When I first got the invitation from Marija to attend PitchWise 2013 in Sarajevo I sat for 10 minutes starring at my screen. I had millions of thoughts in my head, which included of course issuing the visa, taking days off from work, but what topped my thoughts was how come I still feel this pain when I hear or read the name of the city.
Back in the 1990’s when I was an undergraduate student in Cairo University, the war in what is known then as Yugoslavia was one of the preferable topics for our professors to discuss. I remembered the endless discussions, the papers and the exams but mostly the pain.
What we were discussing was WAR, people dying, tortured and raped. The fear that thousands of women lived in and faced was scary for me. In a war, you are a killing machine or a victim nothing in between and either this or that you seize to be a human and your instinct to survive suppress any other feelings.
So this is what Sarajevo meant to me, I know that was 20 years ago and things changed, but I am also sure that war will always stay in the minds of generations to come.
The invitation came through CURE foundation to me and my friend Dina, who was more excited than me to jump in the next plane. The visa process for Egyptians was amazingly easier than our expectations. The warm welcome of Vedrana from CURE was enough to let us forget about the pain of sitting in the transit area in Istanbul airport for 6 hours.
The hotel was on top of a green hill with an amazing view of the city, and on a green mountain. Hatidža, another member of CURE team was amazed that both Dina and I were jumping like kids for seeing a green mountain. We explained that it is nothing that you see in our country and it is so peaceful.
The meeting which lasted for three days and a half was vibrant. We missed the first day but the two days we attended was full of activities from lectures on Feminist Epistemology to graffiti and art session along film screening. Thanks to the patience of Hatidža and Jasenka who volunteered to translate to us the different discussions, we managed to engage in the discussions around several subjects. It is always amazing to be in my comfort zone where as Vedrana phrased it “The name of our organization is CURE, in our language it means girls but if you pronounce it in the English way, it is OK, CURE is good because we think Feminism could cure the society”.
Workshops took place in different venues not far from each other but still helped us to walk around the city where Hatidža and Stela helped as tour guides. I think I asked 100 of questions about the war, Bosnia before and after it, the feelings, the pain and the loss. Both our interpreters were patient enough to tell us as much details as possible. I could relate to the pain, to the fear and to the destroyed economy, to the stories of big corporations that which bought local business that never survived. It is the same tragedies when violence spread like fire and the scene gets polarized lacking any possibilities of common grounds to negotiate and talk instead of holding weapons and killing. One thing I learnt living through the last two years and a half through days of revolutions in Egypt that life is more powerful that any attempts to kill it. The youth spirit in every session we attended in PitchWise 2013 was a promise of a better life and a better future.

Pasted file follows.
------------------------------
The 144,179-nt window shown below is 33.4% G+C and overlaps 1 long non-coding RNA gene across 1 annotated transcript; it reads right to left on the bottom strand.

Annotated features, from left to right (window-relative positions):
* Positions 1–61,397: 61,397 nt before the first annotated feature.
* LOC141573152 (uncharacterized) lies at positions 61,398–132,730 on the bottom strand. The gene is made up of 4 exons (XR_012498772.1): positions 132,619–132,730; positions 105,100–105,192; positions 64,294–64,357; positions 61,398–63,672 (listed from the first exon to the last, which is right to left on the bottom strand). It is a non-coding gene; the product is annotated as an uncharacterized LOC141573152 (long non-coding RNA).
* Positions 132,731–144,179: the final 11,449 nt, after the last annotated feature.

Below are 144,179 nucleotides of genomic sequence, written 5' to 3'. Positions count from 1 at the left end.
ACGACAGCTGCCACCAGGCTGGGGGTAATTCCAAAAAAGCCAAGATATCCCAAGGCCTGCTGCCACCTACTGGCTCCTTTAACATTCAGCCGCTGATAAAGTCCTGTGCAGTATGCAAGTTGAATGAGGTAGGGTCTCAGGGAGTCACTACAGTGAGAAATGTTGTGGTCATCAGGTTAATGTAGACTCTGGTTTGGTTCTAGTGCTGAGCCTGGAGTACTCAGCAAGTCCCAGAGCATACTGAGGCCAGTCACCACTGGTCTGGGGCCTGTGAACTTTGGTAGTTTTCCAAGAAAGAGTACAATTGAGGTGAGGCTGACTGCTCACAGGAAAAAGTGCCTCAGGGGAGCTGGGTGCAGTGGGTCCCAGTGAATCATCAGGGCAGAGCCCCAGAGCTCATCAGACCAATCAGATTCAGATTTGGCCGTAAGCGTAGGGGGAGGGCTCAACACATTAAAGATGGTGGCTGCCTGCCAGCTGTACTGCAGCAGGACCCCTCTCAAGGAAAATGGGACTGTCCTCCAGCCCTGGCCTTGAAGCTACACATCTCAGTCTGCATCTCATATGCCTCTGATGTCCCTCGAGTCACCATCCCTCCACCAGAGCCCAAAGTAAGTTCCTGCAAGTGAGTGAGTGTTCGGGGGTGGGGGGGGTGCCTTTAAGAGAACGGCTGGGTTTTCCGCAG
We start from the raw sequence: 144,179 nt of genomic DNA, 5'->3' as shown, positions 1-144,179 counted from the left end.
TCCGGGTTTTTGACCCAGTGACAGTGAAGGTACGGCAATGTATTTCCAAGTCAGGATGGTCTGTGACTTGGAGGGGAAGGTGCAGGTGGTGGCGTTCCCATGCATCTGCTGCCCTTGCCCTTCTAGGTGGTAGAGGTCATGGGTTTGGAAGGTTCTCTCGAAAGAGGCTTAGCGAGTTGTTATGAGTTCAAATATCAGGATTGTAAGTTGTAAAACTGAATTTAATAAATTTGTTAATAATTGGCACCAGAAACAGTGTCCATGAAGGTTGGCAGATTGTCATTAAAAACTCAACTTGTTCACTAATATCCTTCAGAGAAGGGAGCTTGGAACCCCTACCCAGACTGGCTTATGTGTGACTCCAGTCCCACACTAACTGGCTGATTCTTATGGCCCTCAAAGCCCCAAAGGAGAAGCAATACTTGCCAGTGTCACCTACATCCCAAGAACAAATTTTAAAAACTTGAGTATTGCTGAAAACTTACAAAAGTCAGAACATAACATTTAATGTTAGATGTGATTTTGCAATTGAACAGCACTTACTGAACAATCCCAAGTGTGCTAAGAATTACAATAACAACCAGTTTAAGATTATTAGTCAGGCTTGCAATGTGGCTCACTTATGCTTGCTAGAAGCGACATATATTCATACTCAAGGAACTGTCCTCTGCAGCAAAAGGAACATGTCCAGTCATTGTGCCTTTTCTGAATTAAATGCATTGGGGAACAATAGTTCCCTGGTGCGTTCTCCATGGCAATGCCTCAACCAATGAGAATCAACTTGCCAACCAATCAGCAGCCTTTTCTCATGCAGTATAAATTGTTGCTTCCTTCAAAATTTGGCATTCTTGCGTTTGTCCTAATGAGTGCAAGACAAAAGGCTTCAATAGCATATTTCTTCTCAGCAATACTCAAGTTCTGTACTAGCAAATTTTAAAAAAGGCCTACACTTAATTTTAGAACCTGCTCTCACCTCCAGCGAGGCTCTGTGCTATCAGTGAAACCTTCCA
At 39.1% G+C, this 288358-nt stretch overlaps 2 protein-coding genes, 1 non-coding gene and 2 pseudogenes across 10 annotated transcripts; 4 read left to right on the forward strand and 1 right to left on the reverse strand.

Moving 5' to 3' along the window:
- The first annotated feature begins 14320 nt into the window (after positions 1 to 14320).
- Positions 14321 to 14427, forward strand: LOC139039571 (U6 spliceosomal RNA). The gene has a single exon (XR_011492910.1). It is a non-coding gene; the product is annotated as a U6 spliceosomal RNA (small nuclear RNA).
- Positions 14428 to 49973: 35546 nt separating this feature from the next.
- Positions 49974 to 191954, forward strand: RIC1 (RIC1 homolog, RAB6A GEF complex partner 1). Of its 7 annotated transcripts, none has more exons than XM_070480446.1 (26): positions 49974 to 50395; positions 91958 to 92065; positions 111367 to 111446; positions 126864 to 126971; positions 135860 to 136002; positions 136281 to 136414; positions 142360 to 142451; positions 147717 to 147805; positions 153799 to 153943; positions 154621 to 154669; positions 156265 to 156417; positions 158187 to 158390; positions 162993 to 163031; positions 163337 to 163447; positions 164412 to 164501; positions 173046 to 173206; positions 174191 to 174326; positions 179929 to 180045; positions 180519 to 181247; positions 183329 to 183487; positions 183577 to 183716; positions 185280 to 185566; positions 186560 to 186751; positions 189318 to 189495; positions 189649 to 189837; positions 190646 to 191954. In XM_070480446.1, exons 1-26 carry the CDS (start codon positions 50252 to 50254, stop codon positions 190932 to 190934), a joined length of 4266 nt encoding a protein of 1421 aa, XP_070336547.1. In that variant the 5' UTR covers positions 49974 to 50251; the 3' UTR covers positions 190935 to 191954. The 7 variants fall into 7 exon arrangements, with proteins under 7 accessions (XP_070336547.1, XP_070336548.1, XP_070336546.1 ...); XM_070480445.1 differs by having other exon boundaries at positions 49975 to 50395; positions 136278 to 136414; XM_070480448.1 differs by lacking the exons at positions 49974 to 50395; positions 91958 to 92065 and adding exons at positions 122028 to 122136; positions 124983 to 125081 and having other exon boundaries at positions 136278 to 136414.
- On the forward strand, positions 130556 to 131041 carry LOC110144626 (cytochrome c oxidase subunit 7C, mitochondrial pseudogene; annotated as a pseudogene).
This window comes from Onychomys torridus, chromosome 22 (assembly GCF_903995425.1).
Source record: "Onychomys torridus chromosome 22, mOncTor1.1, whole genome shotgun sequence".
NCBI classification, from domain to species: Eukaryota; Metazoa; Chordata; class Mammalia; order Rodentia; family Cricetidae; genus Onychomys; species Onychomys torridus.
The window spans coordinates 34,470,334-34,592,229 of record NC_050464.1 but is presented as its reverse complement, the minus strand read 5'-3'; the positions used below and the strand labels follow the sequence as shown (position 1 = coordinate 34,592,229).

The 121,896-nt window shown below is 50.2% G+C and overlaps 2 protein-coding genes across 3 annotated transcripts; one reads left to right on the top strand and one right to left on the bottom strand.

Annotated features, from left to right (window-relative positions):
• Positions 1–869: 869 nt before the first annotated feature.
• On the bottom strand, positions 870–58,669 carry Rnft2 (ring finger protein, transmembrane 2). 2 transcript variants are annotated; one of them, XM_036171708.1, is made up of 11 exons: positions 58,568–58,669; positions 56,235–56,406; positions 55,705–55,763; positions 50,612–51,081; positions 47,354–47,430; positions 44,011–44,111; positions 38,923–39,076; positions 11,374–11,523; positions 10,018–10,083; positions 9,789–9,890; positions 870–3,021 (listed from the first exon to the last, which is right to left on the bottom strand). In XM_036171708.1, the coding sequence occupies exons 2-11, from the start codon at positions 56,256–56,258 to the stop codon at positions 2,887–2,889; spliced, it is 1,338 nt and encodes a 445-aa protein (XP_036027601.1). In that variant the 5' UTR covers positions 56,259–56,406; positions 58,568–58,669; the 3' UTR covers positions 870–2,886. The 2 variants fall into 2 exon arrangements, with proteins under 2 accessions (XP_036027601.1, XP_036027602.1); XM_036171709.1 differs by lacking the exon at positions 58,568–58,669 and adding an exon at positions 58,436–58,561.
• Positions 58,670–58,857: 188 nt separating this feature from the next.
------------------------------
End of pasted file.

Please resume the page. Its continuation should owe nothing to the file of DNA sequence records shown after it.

The day of the talk, I was not sure of what to say. Some of the attendees have witnessed the war, so what are we doing here and what we should tell. I started by a brief introduction about Women Living Under Muslim Laws, the solidarity network which I am a board member in and with the several contribution on issues related to violence against women and fighting militarization.
“Gendering the Egyptian Revolution” was the subject of the talk and I should say is not an easy subject; we had to tell the stories of women who fought before the revolution who paved the way to things to happen. We had to explain the different stands that both Dina and I have from State Feminism. I told everyone that I celebrated the small changes while Dina talked about her disappointments. Between the different stories we told, I can see the memories flashing on the eyes of the attendees.
The questions and answers session was a time to reflect more and detail, to narrate stories about “Women in Black” and about women from Palestine as in between the attendees a medicine student from Palestine who studies in the University of Sarajevo was there. The question of “How can we help?” stopped me and put me close to tears. Feminist Solidarity is one of the few things that helped me to survive many pains through the years but to come from Bosnian women; this was overwhelmingly to me. I guess Dina sensed this, so she replied on behalf of both of us and talked about the emails and phone calls that make a difference and about the lessons we should learn from each other to continue to struggle.
I should always be thankful for the CURE as now Sarajevo has better images in my mind, not the city of war but of hope with its green mountain.